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Who is the Non-Custodial Parent After a Divorce?

Who is the Non-Custodial Parent After a Divorce?

Parents who decide to divorce are required to determine the future arrangements of their children during the proceedings. This includes settling child custody and child support. When custody is determined, it establishes a child’s custodial and non-custodial parent. The custodial parent is the individual with whom the child lives the majority of the time. However, the non-custodial parent can still be involved and play an important role in their child’s life.

Child Custody

Custody settlements can give a parent physical and legal custody of their child. Physical custody determines a custodial parent. This also establishes the other parent as the non-custodial parent. It is important to know that while the child does not live with this parent all the time, they do spend time in their home. The amount of time that is required to be spent with the non-custodial parent can be designated during divorce proceedings.

Parents who do not have physical custody of their child can still obtain legal custody. Legal custody covers a different aspect of a child’s life. It allows a parent to have influence over the major decisions of the child’s upbringing. This can include matters such as healthcare, education, religion, general well-being, and more.

Child Support

A child’s custodial parent has certain responsibilities to ensure their child has a stable upbringing. This requires them to provide the child with a home, food, clothes, an education, and more. These expenses can often become overwhelming, which is why the non-custodial parent has responsibilities of their own. Non-custodial parents are required to make child support payments that financially assist their child after the divorce. This ensures both parents cover the cost of living for their child. It also provides the child with the same standard of living they were accustomed to before the divorce.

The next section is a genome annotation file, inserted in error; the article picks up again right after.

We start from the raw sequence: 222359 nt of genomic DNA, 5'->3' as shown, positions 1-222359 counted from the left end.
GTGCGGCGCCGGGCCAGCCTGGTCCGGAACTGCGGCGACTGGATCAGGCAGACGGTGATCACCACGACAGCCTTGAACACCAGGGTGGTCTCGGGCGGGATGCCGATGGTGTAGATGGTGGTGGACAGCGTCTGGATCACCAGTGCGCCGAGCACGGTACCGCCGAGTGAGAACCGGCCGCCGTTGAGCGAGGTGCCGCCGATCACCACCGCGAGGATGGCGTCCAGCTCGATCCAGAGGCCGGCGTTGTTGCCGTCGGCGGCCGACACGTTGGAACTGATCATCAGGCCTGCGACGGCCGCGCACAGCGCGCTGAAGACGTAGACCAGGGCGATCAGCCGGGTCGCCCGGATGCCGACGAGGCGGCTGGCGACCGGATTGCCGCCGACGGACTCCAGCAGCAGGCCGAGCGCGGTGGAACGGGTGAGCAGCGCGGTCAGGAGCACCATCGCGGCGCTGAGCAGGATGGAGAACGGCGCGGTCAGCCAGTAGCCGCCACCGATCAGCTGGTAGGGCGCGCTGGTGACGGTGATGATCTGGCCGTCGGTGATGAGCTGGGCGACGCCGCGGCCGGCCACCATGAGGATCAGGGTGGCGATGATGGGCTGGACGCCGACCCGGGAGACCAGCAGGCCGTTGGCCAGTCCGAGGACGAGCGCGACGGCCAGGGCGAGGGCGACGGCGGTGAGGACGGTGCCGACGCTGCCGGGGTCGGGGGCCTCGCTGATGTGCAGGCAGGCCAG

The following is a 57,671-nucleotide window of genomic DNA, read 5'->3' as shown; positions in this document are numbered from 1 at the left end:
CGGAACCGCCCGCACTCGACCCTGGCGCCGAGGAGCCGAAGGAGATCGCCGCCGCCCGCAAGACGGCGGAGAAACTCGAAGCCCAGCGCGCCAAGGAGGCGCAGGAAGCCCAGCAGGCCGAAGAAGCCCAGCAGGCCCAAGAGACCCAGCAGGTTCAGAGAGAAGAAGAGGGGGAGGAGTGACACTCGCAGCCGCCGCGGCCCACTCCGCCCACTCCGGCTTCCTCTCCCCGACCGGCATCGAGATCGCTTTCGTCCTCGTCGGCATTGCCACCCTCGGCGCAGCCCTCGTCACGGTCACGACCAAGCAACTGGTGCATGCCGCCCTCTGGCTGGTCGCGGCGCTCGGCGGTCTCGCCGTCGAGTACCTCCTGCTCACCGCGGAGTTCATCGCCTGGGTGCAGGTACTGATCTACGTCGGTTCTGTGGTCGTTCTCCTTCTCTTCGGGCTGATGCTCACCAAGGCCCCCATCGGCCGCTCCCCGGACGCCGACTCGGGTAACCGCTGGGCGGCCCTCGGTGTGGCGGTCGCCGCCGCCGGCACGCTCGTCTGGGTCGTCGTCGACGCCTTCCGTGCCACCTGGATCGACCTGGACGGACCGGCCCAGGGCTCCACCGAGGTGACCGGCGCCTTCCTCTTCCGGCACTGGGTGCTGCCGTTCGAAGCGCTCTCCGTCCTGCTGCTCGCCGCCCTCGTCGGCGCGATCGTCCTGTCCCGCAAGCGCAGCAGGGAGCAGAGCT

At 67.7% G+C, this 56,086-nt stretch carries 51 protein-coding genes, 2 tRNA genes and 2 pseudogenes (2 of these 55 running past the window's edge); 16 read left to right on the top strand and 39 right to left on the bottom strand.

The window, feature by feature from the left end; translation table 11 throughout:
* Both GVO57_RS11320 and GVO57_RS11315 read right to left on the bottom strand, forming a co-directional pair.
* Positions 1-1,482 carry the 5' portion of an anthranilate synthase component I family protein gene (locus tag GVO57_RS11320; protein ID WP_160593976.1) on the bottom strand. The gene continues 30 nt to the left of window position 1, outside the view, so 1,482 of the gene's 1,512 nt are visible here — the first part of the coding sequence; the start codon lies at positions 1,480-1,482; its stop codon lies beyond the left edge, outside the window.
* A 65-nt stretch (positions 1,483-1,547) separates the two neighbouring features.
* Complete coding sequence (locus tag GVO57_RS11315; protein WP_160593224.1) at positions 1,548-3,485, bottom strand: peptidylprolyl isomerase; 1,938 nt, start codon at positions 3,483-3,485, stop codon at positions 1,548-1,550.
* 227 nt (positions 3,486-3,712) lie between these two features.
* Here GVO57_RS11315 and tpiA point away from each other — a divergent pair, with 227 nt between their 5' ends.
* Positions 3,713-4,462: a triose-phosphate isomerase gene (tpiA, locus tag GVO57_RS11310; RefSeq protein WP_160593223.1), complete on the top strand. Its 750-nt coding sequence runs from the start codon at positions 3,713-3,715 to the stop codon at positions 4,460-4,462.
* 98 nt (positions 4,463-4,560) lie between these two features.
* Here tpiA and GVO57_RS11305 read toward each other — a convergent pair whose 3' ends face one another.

Child support payments are determined by a judge. In order for the judge to reach a decision regarding this, they consider several factors relating to the needs of the child and the family’s parents’ situation. This lets the judge know what the parents can afford based upon the child’s needs.

Can these Arrangements Change?

When custody and support arrangements are made, it is done in the best interest of the child at the time. However, family lives can change over time. Sometimes, custody or support arrangements no longer work for a family. It is because of this that modifications can be made to the settlements. This allows adjustments to be made that can better suit the new family situation.

Contact our Firm

Anderson, Converse & Fennick is an experienced law firm in York County, Pennsylvania focusing on Education Law, Family Law, Estate Planning, and Civil Litigation matters. If you need a knowledgeable attorney that will effectively represent your interests, contact Anderson, Converse & Fennick today.

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